Hitting is not humour, and nor was it his first public punch up. If the rest of the show is very clever parody like Alan Partridge or Comedy Central, then it does not work. It is very hard to successfully satire racism, sexism, ableism and homophobia, all of which have appeared on Top Gear. All the more so when it fuels the white male entitlement patriarchy rather than challenges it.
“Top Gear is an escapist post modern light comedy entertainment show; the vital ingredients being Clarkson, May, Hammond and cars will keep it on the Beeb for a while to come.”
Apart from what may be a short-lived 2011 prediction of its long-term longevity, I beg to differ. Their lives on and off the screen are making stereotypical jokes, setting chauvinist poor role models, and should not be the BBC’s best export. The fact that it is popular in human rights violating China and Putin’s Russia should not be a cause for celebration if it encourages their sexism, xenophobia, and homophobia, rather than challenges it.
“If you don’t like something, change it. If you can’t change it, change your attitude.” – Maya Angelou
Jeremy Clarkson – change your attitude, everyone else sign some petitions and be the change! If we are evolved at all, it is time the politically incorrect (such a polite term for sexist racist ableist homophobes) dinosaurs died out.
Saddened, shocked, but not sure I was surprised. Such was the sudden news of Robin Williams‘ apparent suicide at 63 that the Internet was awash with rumours last night that it was a ruse, a fake story. Details emerged overnight (British time) that he had indeed been found dead at home in Marin County, California, apparently having taken his own life. The latest information is that “Marin county sheriff’s department lieutenant Keith Boyd confirmed that Williams was discovered hanged, and had apparently attempted to cut his wrists.”
Owing to considerable empathy with his bipolar depression, this is a tough article to write in memoriam to the wonderful Robin Williams, who I first watched aged 11 when he appeared as the alien Mork. Sadly he has returned to his home planet and left us the poorer, but we have over a 100 films and thousands of laughs to remember him by and the challenge to understand mental illness better over our lifetimes.
Update (11 August 2015): It is now a year to the day that Robin Williams passed on and he still makes me laugh and cry in equal measure and continues to inspire whether in life or role.
Films and Characters
Last night I was preparing to watch The Birdcage film with my partner and a friend. We never got round to it, though I’d loaded it into the DVD up to the opening scene. It’s now set for a memorial movie night with the memorable Armand. He was so versatile, able to play funny, straight, sad, young, old, real, fantasy, even a penguin or two in Happy Feet as the voices of Ramón and Lovelace.
Of his co-star in Happy Feet Two, ‘La Toti’ Sofía Vergara, Williams said“I’d walk 50 miles in the snow just to stand in her garbage … and I cleaned up that line!”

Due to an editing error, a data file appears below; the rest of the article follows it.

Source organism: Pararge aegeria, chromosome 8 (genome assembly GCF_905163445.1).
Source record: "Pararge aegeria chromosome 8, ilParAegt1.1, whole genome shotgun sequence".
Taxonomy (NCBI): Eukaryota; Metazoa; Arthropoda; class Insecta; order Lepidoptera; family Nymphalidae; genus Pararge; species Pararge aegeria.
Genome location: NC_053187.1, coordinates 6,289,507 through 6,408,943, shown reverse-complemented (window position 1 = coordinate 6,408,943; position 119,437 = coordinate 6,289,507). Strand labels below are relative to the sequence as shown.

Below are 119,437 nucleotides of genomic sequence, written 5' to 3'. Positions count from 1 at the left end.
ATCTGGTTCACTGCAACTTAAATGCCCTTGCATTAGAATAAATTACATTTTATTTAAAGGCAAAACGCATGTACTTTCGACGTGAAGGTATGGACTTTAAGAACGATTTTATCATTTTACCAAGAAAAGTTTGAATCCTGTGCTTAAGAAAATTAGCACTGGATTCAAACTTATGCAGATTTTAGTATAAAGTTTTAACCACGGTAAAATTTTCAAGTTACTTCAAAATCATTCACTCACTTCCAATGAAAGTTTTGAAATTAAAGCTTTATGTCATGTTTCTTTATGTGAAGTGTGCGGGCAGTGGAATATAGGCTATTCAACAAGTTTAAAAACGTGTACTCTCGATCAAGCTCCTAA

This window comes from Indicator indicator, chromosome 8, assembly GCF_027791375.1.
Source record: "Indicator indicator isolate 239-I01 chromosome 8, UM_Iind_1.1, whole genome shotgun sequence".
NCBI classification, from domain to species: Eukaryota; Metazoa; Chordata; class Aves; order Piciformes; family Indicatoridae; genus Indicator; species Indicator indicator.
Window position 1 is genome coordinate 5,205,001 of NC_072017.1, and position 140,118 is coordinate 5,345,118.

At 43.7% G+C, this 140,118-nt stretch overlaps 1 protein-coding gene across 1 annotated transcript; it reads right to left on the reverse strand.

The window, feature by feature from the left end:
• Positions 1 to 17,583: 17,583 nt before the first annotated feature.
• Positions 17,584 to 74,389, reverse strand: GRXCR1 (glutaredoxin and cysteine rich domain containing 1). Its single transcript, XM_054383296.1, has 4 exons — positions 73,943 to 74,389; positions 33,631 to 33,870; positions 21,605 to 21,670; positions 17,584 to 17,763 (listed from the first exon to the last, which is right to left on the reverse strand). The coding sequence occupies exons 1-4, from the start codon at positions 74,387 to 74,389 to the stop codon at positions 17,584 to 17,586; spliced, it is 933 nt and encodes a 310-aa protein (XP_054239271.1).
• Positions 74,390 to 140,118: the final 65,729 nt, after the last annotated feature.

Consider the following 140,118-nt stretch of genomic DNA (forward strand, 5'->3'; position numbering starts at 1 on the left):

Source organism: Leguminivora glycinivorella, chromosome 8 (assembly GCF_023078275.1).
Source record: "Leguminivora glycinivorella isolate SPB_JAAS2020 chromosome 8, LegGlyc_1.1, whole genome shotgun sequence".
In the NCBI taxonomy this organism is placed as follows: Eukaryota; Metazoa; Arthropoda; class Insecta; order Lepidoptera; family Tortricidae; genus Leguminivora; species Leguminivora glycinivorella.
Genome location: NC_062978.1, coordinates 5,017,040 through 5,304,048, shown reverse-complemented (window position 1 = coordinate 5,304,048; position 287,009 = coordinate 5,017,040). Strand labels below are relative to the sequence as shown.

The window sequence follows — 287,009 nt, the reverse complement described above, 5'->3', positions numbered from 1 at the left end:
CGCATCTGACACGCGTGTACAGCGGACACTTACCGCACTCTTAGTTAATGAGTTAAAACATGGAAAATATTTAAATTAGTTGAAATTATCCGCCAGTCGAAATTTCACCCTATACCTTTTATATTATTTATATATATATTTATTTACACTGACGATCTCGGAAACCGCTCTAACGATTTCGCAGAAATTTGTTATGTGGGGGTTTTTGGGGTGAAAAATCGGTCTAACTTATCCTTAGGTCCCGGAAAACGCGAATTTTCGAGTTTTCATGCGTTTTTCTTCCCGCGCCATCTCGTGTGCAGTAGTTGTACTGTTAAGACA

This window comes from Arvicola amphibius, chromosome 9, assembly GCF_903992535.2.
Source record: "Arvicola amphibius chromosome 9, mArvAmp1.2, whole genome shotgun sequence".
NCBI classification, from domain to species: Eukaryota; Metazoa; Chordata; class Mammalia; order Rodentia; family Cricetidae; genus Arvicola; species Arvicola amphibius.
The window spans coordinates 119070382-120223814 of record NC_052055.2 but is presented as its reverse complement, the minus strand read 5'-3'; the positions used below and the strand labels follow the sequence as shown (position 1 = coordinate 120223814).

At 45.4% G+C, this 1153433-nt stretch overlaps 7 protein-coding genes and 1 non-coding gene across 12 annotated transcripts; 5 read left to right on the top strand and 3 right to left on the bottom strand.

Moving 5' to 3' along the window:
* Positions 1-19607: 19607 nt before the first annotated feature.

Williams appeared in over 100 films, as well as television and theatre, so versatile were the roles that he played. Whether as Mork or Peter Pan, he always looked like he would never grow up and would live forever – one reason we, as adoring fans, all feel the wrench of his going now.
Perhaps, most memorable for me, was Mrs Doubtfire, and the agony of a father doing anything to get close to his kids. Its long-posited sequel Mrs Doubtfire 2 will presumably now no longer be made.
He was scheduled to appear in several unfinished films, but one that just made it to completion and was screened this summer at the Los Angeles Outfest Film Festival is Boulevard (2014) in which he plays an older married man coming to terms with his secret homosexuality.
Another inspirational film for me was Dead Poets Society (1989), as I always wanted to be a maverick motivational teacher, much as my own inspired English teacher was when I was 13 – he’d sit on the desk and read to us Kafka, Tom Sharpe and Shakespeare rather than setting us essays. In the film Williams, plays Keating the English teacher, who challenges the pupils to see the world in different ways, standing on their desks, ripping pages from books that deadened poetry, encouraging them to carpe diem, “seize the day” and call him “O Captain! My Captain!” in reference to Walt Whitman’s 1865 poem about the death of Abraham Lincoln.
“It is some dream that on the deck,
You’ve fallen cold and dead.
My Captain does not answer,
his lips are pale and still;
My father does not feel my arm, he has no pulse nor will;
The ship is anchor’d safe and sound, its voyage closed and done;
From fearful trip, the victor ship, comes in with object won;
Exult, O shores, and ring, O bells!
But I, with mournful tread,
Walk the deck my captain lies,
Fallen cold and dead.”
Waiting for Godot
Williams appeared with his friend Steve Martin in a much acclaimed limited-run production in 1988 of Samuel Beckett’s Waiting for Godot. A review said that “As the earthbound Estragon, Robin Williams is the same Robin Williams we have come to know and love for his manic intelligence, comic body language and perfect sense of timing. In this part, he is in bad need of a shave. Between convulsions, he gives unmistakable signs of a soul in puzzled torment.”